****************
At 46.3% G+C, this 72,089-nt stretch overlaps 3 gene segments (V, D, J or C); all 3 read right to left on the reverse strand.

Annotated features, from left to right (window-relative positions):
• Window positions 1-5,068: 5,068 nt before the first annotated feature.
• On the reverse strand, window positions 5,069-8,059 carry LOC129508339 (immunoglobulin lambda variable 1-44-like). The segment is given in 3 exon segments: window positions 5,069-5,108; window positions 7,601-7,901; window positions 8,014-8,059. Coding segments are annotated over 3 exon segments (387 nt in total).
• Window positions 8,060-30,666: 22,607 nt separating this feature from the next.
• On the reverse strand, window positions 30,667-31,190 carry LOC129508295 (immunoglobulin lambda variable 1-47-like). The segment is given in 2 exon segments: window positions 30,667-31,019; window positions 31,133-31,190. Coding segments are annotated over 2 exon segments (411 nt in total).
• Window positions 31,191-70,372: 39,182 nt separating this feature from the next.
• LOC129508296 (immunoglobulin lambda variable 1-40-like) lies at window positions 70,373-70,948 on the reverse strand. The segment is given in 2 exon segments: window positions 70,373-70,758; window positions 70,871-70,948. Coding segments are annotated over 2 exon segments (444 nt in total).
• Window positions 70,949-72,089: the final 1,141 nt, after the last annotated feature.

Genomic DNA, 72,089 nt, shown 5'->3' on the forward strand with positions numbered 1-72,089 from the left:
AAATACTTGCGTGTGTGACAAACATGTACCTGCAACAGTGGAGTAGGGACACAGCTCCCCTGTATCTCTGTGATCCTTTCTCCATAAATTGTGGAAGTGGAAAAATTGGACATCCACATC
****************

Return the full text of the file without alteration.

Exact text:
At 46.3% G+C, this 72,089-nt stretch overlaps 3 gene segments (V, D, J or C); all 3 read right to left on the reverse strand.

Annotated features, from left to right (window-relative positions):
• Window positions 1-5,068: 5,068 nt before the first annotated feature.
• On the reverse strand, window positions 5,069-8,059 carry LOC129508339 (immunoglobulin lambda variable 1-44-like). The segment is given in 3 exon segments: window positions 5,069-5,108; window positions 7,601-7,901; window positions 8,014-8,059. Coding segments are annotated over 3 exon segments (387 nt in total).
• Window positions 8,060-30,666: 22,607 nt separating this feature from the next.
• On the reverse strand, window positions 30,667-31,190 carry LOC129508295 (immunoglobulin lambda variable 1-47-like). The segment is given in 2 exon segments: window positions 30,667-31,019; window positions 31,133-31,190. Coding segments are annotated over 2 exon segments (411 nt in total).
• Window positions 31,191-70,372: 39,182 nt separating this feature from the next.
• LOC129508296 (immunoglobulin lambda variable 1-40-like) lies at window positions 70,373-70,948 on the reverse strand. The segment is given in 2 exon segments: window positions 70,373-70,758; window positions 70,871-70,948. Coding segments are annotated over 2 exon segments (444 nt in total).
• Window positions 70,949-72,089: the final 1,141 nt, after the last annotated feature.

Genomic DNA, 72,089 nt, shown 5'->3' on the forward strand with positions numbered 1-72,089 from the left:
AAATACTTGCGTGTGTGACAAACATGTACCTGCAACAGTGGAGTAGGGACACAGCTCCCCTGTATCTCTGTGATCCTTTCTCCATAAATTGTGGAAGTGGAAAAATTGGACATCCACATC